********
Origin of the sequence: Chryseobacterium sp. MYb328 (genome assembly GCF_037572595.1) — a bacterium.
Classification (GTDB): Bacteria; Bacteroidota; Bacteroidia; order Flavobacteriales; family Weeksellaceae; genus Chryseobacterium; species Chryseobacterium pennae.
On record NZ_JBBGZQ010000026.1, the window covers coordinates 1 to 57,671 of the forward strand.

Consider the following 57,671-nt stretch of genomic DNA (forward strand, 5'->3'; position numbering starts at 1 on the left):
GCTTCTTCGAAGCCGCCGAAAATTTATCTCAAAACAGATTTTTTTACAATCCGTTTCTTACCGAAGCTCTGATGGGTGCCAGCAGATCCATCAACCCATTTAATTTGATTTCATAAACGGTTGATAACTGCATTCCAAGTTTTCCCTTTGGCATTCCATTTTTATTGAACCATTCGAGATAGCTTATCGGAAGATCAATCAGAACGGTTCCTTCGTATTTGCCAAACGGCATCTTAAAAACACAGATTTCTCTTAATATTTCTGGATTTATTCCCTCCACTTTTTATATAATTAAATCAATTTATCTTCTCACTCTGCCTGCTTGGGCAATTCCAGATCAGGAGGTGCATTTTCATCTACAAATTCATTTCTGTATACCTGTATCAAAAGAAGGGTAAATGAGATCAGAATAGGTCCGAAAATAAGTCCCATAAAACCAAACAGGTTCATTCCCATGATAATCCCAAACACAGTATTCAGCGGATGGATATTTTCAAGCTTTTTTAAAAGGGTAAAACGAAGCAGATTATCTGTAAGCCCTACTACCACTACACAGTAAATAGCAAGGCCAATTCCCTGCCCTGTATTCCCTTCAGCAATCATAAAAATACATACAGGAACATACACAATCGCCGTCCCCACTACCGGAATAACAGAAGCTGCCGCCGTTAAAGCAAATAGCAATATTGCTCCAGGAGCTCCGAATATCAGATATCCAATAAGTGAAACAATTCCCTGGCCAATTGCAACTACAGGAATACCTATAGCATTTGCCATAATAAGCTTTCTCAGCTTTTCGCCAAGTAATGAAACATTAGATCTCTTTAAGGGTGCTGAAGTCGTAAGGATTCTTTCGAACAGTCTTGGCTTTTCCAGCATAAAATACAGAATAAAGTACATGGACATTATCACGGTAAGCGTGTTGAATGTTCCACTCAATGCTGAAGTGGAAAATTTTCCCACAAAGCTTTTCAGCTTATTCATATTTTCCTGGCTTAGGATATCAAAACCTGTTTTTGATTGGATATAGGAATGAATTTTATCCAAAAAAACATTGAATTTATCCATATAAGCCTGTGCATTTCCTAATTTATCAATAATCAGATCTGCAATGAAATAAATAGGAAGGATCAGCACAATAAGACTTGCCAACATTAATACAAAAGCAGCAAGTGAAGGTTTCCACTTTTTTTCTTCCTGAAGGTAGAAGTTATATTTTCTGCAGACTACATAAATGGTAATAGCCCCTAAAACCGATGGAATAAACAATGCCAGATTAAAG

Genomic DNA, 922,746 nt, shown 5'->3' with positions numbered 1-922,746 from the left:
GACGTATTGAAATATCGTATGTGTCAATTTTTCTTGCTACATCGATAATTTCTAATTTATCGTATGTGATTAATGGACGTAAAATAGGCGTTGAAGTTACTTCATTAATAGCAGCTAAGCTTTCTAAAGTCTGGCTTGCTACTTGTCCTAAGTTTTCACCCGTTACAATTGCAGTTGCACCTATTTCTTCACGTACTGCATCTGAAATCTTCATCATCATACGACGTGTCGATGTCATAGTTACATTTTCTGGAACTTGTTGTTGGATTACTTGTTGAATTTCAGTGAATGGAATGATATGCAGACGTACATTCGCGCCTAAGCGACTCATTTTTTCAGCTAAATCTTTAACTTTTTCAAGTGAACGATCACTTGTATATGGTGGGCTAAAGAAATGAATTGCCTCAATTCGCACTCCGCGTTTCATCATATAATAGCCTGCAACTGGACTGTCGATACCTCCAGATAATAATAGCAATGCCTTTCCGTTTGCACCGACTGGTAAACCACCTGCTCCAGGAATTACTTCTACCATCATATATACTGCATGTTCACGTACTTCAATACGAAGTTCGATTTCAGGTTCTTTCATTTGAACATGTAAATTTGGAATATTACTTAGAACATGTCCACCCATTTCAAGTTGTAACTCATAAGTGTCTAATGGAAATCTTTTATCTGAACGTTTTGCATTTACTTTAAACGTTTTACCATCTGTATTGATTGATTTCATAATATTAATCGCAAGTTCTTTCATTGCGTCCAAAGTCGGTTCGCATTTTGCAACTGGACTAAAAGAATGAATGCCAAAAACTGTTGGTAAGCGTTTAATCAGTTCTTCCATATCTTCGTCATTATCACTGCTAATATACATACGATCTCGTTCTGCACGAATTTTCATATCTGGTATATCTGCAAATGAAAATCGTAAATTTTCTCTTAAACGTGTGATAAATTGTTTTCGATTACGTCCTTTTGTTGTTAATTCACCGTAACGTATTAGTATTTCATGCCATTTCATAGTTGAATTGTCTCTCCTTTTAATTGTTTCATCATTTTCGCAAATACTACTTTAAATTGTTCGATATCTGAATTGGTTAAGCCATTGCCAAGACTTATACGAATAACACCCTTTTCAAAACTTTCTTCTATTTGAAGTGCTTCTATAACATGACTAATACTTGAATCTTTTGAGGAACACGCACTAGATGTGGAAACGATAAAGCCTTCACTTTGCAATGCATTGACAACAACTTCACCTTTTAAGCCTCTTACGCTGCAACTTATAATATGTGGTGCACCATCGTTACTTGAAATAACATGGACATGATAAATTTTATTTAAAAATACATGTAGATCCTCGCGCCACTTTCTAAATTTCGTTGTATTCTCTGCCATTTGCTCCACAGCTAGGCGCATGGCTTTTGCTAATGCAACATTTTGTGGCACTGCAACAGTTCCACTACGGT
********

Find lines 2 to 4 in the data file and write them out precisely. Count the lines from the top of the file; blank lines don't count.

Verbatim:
Classification (GTDB): Bacteria; Bacteroidota; Bacteroidia; order Flavobacteriales; family Weeksellaceae; genus Chryseobacterium; species Chryseobacterium pennae.
On record NZ_JBBGZQ010000026.1, the window covers coordinates 1 to 57,671 of the forward strand.

Consider the following 57,671-nt stretch of genomic DNA (forward strand, 5'->3'; position numbering starts at 1 on the left):